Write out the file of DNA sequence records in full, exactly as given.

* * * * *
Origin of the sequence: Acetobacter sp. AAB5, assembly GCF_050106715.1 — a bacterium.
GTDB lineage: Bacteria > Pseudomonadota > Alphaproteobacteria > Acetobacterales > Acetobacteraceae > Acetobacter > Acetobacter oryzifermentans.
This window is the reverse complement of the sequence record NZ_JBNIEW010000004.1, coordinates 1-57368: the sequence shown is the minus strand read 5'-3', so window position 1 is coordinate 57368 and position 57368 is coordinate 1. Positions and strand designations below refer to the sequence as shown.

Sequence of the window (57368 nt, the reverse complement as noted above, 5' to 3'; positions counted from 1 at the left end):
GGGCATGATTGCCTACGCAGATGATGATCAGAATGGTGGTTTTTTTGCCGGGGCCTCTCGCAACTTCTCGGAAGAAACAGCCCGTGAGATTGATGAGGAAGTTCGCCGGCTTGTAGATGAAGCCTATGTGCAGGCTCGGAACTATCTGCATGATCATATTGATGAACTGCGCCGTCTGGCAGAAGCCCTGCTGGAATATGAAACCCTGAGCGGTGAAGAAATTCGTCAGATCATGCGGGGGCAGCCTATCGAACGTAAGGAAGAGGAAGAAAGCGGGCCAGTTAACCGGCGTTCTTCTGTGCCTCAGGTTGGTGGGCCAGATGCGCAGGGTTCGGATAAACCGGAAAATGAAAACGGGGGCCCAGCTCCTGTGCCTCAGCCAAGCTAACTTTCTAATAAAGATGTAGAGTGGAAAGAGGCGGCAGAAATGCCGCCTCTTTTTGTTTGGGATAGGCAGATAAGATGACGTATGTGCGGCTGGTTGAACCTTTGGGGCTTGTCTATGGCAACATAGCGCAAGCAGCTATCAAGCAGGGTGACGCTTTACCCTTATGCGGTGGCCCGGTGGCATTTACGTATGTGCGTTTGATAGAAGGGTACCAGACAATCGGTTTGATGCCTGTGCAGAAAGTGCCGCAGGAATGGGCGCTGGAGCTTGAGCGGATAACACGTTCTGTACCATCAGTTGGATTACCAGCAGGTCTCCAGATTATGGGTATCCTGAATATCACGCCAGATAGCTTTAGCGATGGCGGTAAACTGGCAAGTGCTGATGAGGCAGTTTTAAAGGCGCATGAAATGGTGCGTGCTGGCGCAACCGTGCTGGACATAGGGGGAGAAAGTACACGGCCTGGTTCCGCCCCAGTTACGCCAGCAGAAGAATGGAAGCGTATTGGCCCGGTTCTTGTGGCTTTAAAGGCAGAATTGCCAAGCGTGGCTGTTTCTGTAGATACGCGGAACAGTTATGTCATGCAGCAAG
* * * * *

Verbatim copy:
Origin of the sequence: Acetobacter sp. AAB5, assembly GCF_050106715.1 — a bacterium.
GTDB lineage: Bacteria > Pseudomonadota > Alphaproteobacteria > Acetobacterales > Acetobacteraceae > Acetobacter > Acetobacter oryzifermentans.
This window is the reverse complement of the sequence record NZ_JBNIEW010000004.1, coordinates 1-57368: the sequence shown is the minus strand read 5'-3', so window position 1 is coordinate 57368 and position 57368 is coordinate 1. Positions and strand designations below refer to the sequence as shown.

Sequence of the window (57368 nt, the reverse complement as noted above, 5' to 3'; positions counted from 1 at the left end):
GGGCATGATTGCCTACGCAGATGATGATCAGAATGGTGGTTTTTTTGCCGGGGCCTCTCGCAACTTCTCGGAAGAAACAGCCCGTGAGATTGATGAGGAAGTTCGCCGGCTTGTAGATGAAGCCTATGTGCAGGCTCGGAACTATCTGCATGATCATATTGATGAACTGCGCCGTCTGGCAGAAGCCCTGCTGGAATATGAAACCCTGAGCGGTGAAGAAATTCGTCAGATCATGCGGGGGCAGCCTATCGAACGTAAGGAAGAGGAAGAAAGCGGGCCAGTTAACCGGCGTTCTTCTGTGCCTCAGGTTGGTGGGCCAGATGCGCAGGGTTCGGATAAACCGGAAAATGAAAACGGGGGCCCAGCTCCTGTGCCTCAGCCAAGCTAACTTTCTAATAAAGATGTAGAGTGGAAAGAGGCGGCAGAAATGCCGCCTCTTTTTGTTTGGGATAGGCAGATAAGATGACGTATGTGCGGCTGGTTGAACCTTTGGGGCTTGTCTATGGCAACATAGCGCAAGCAGCTATCAAGCAGGGTGACGCTTTACCCTTATGCGGTGGCCCGGTGGCATTTACGTATGTGCGTTTGATAGAAGGGTACCAGACAATCGGTTTGATGCCTGTGCAGAAAGTGCCGCAGGAATGGGCGCTGGAGCTTGAGCGGATAACACGTTCTGTACCATCAGTTGGATTACCAGCAGGTCTCCAGATTATGGGTATCCTGAATATCACGCCAGATAGCTTTAGCGATGGCGGTAAACTGGCAAGTGCTGATGAGGCAGTTTTAAAGGCGCATGAAATGGTGCGTGCTGGCGCAACCGTGCTGGACATAGGGGGAGAAAGTACACGGCCTGGTTCCGCCCCAGTTACGCCAGCAGAAGAATGGAAGCGTATTGGCCCGGTTCTTGTGGCTTTAAAGGCAGAATTGCCAAGCGTGGCTGTTTCTGTAGATACGCGGAACAGTTATGTCATGCAGCAAG